Zero and a thousand pounds of gravity.

Have you ever been on one of those zero gravity rides at the fair? They’re usually open circles you step into and everybody faces the center while the forces of it spinning hold them to the walls. When I was really young, I remember riding that with my aunt, who loves heavy metal and they would play heavy metal songs, including what remains to this day to be one of my favorite songs (in spite of the fact that heavy metal isn’t my preferred genre): Enter Sandman by Metallica.

I remember that it was enclosed back then and looked like a space ship. Every year, I was always terrified but it was my second favorite ride. I would stand in the line, feeling the forces of the overwhelmingly loud base beating against my throat and pushing against my chest. It felt like somebody took a subwoofer, slipped it into my head through my ear, turned it all the way up and hit play. Although I would stand there waiting for extended periods, the loud, in-your-face noise continued to feel sudden and abrupt. I would try to mask my fear so my cousins and brother didn’t tease me, so that I didn’t handle it worse than my next youngest cousin while debating whether or not I could physically force myself to step on the ride. When the operator would open the gate for us to enter, I’d feel the base pressure lodge in my throat and my heart would jump to meet it. It felt like an inevitable sentence I accepted as I stepped through the door, all the while knowing I had ridden it many times before and should be fine. That’s what makes it fun and that’s what also makes it scary. Adrenaline can be a drug or it can be a lifeline but the scary thing is in the moment, we can’t always separate our fear and perceptions from actual dangers.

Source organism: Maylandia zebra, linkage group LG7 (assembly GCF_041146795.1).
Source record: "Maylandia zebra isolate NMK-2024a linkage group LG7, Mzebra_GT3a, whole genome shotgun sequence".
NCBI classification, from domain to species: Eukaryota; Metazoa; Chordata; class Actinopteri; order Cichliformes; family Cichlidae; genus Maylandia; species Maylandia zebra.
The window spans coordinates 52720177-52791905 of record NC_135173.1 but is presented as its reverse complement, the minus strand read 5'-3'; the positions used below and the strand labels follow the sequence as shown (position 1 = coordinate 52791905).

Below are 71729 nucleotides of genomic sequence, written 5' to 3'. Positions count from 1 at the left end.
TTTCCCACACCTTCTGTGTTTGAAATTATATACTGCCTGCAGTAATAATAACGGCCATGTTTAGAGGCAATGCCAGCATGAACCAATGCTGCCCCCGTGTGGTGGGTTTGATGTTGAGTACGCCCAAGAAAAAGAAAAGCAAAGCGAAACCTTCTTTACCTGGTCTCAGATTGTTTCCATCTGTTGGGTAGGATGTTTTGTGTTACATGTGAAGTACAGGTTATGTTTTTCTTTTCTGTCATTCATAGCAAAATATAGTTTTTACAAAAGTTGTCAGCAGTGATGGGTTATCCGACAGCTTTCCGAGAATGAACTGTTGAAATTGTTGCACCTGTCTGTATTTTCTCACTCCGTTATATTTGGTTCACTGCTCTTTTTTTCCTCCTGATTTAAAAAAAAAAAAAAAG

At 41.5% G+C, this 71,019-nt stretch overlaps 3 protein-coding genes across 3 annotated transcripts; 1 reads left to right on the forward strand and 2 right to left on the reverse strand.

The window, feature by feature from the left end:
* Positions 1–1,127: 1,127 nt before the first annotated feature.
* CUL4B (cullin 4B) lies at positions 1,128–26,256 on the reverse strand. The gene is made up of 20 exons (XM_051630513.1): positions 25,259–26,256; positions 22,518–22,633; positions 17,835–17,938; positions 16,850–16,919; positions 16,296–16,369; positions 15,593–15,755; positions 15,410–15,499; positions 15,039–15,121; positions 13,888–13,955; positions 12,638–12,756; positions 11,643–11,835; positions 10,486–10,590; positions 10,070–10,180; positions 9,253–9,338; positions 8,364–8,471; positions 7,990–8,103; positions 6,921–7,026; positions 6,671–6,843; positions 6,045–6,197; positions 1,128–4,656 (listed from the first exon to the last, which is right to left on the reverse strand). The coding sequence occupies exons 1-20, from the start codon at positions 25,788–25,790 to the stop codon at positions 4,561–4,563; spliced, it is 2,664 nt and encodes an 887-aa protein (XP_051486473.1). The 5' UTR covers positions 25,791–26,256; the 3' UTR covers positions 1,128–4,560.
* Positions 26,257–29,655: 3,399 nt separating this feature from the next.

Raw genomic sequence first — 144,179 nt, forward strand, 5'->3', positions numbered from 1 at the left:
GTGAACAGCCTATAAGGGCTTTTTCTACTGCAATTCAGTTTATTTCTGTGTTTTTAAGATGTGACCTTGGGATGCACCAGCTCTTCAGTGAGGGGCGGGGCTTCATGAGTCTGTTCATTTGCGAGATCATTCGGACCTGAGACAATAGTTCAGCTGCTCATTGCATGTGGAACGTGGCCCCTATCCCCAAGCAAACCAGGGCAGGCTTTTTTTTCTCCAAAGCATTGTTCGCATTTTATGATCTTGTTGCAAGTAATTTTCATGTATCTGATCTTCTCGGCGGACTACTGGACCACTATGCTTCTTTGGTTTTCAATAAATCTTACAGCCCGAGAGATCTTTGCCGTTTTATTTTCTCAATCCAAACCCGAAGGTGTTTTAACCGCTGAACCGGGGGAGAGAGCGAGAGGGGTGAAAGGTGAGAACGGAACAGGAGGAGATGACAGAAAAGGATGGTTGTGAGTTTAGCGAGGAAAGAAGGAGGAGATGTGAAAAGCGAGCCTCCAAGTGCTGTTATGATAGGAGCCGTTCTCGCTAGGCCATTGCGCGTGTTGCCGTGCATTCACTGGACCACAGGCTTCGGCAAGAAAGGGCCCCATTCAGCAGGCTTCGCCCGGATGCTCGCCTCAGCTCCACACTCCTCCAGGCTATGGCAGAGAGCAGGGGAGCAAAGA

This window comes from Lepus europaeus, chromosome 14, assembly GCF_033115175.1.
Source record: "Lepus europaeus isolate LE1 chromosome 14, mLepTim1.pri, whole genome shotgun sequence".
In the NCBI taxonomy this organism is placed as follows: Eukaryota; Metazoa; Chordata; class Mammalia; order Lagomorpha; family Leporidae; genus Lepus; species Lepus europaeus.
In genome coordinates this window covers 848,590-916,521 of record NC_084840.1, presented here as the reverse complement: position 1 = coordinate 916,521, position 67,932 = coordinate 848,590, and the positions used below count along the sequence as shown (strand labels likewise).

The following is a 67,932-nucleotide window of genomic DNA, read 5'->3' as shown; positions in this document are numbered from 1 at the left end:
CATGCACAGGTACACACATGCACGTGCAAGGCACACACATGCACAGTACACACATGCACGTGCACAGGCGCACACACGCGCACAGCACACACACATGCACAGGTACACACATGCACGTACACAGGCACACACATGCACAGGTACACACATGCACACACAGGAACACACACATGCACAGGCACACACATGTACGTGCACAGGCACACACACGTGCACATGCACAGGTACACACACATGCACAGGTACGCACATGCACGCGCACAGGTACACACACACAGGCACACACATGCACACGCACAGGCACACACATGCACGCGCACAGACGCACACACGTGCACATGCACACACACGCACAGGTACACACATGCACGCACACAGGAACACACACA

That’s what PSTD feels like for me, minus the fun part. I feel eight or nine years old again, shifting my weight from foot to foot and trying not to shutter or wince from the loud noise that overpowers me and obscures my other senses, senses I have relied upon my whole life to keep me safe. I carry that ride in me everywhere and the main difference is that, unlike knowing the fair comes in October each year, it makes itself known on its own schedule, usually when I am already uneasy, haven’t eaten or slept much, or it’s simply a day that ends in d-a-y. It’s what has me on the fence about attending events or spending time with people, just like I stood in the line playing chicken with myself, waiting to see if my thrill-seeking side would run over my fearful side to get into the space ship or if the fearful kid in me will give in to instinct.

Because this post was longer than anticipated, you can find the next part here.



This awesome image of the zero gravity ride is from psychedelicfivecats on Flickr. You can find the account here.

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